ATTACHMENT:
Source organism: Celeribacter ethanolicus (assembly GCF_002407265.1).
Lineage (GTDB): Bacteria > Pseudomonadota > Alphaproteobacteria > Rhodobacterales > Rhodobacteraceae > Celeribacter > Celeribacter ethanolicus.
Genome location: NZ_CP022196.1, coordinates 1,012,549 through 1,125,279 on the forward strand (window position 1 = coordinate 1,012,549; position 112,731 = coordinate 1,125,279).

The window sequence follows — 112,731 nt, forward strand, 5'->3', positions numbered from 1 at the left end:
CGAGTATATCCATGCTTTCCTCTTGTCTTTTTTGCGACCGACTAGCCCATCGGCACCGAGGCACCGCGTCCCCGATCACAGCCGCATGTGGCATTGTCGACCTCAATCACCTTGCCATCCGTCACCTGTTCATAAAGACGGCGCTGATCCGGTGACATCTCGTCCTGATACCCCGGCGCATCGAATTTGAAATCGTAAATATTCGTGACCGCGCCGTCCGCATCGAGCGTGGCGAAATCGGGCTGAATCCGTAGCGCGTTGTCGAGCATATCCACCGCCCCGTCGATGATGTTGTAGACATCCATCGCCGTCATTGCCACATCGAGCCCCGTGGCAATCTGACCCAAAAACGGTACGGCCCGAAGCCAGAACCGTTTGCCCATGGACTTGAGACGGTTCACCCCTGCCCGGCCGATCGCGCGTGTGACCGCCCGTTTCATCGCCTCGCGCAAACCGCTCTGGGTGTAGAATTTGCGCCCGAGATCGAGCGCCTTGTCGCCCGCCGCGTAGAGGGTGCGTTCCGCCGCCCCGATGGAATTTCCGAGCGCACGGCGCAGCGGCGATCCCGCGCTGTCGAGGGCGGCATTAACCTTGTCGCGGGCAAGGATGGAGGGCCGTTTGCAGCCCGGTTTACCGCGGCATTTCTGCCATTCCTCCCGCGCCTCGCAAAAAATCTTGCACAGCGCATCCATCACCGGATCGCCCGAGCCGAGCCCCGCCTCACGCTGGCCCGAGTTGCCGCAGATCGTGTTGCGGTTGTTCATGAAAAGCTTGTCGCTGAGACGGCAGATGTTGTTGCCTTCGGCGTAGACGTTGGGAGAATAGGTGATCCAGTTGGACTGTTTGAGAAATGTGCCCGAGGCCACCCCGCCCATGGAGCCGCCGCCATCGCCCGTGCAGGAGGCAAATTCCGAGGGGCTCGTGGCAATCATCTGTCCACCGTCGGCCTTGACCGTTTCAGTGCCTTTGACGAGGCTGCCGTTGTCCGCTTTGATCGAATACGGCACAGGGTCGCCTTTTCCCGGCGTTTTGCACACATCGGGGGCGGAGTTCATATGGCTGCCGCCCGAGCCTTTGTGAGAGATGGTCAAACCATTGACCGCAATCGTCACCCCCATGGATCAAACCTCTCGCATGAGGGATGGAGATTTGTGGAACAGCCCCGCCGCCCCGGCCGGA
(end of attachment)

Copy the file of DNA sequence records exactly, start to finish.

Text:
Source organism: Celeribacter ethanolicus (assembly GCF_002407265.1).
Lineage (GTDB): Bacteria > Pseudomonadota > Alphaproteobacteria > Rhodobacterales > Rhodobacteraceae > Celeribacter > Celeribacter ethanolicus.
Genome location: NZ_CP022196.1, coordinates 1,012,549 through 1,125,279 on the forward strand (window position 1 = coordinate 1,012,549; position 112,731 = coordinate 1,125,279).

The window sequence follows — 112,731 nt, forward strand, 5'->3', positions numbered from 1 at the left end:
CGAGTATATCCATGCTTTCCTCTTGTCTTTTTTGCGACCGACTAGCCCATCGGCACCGAGGCACCGCGTCCCCGATCACAGCCGCATGTGGCATTGTCGACCTCAATCACCTTGCCATCCGTCACCTGTTCATAAAGACGGCGCTGATCCGGTGACATCTCGTCCTGATACCCCGGCGCATCGAATTTGAAATCGTAAATATTCGTGACCGCGCCGTCCGCATCGAGCGTGGCGAAATCGGGCTGAATCCGTAGCGCGTTGTCGAGCATATCCACCGCCCCGTCGATGATGTTGTAGACATCCATCGCCGTCATTGCCACATCGAGCCCCGTGGCAATCTGACCCAAAAACGGTACGGCCCGAAGCCAGAACCGTTTGCCCATGGACTTGAGACGGTTCACCCCTGCCCGGCCGATCGCGCGTGTGACCGCCCGTTTCATCGCCTCGCGCAAACCGCTCTGGGTGTAGAATTTGCGCCCGAGATCGAGCGCCTTGTCGCCCGCCGCGTAGAGGGTGCGTTCCGCCGCCCCGATGGAATTTCCGAGCGCACGGCGCAGCGGCGATCCCGCGCTGTCGAGGGCGGCATTAACCTTGTCGCGGGCAAGGATGGAGGGCCGTTTGCAGCCCGGTTTACCGCGGCATTTCTGCCATTCCTCCCGCGCCTCGCAAAAAATCTTGCACAGCGCATCCATCACCGGATCGCCCGAGCCGAGCCCCGCCTCACGCTGGCCCGAGTTGCCGCAGATCGTGTTGCGGTTGTTCATGAAAAGCTTGTCGCTGAGACGGCAGATGTTGTTGCCTTCGGCGTAGACGTTGGGAGAATAGGTGATCCAGTTGGACTGTTTGAGAAATGTGCCCGAGGCCACCCCGCCCATGGAGCCGCCGCCATCGCCCGTGCAGGAGGCAAATTCCGAGGGGCTCGTGGCAATCATCTGTCCACCGTCGGCCTTGACCGTTTCAGTGCCTTTGACGAGGCTGCCGTTGTCCGCTTTGATCGAATACGGCACAGGGTCGCCTTTTCCCGGCGTTTTGCACACATCGGGGGCGGAGTTCATATGGCTGCCGCCCGAGCCTTTGTGAGAGATGGTCAAACCATTGACCGCAATCGTCACCCCCATGGATCAAACCTCTCGCATGAGGGATGGAGATTTGTGGAACAGCCCCGCCGCCCCGGCCGGA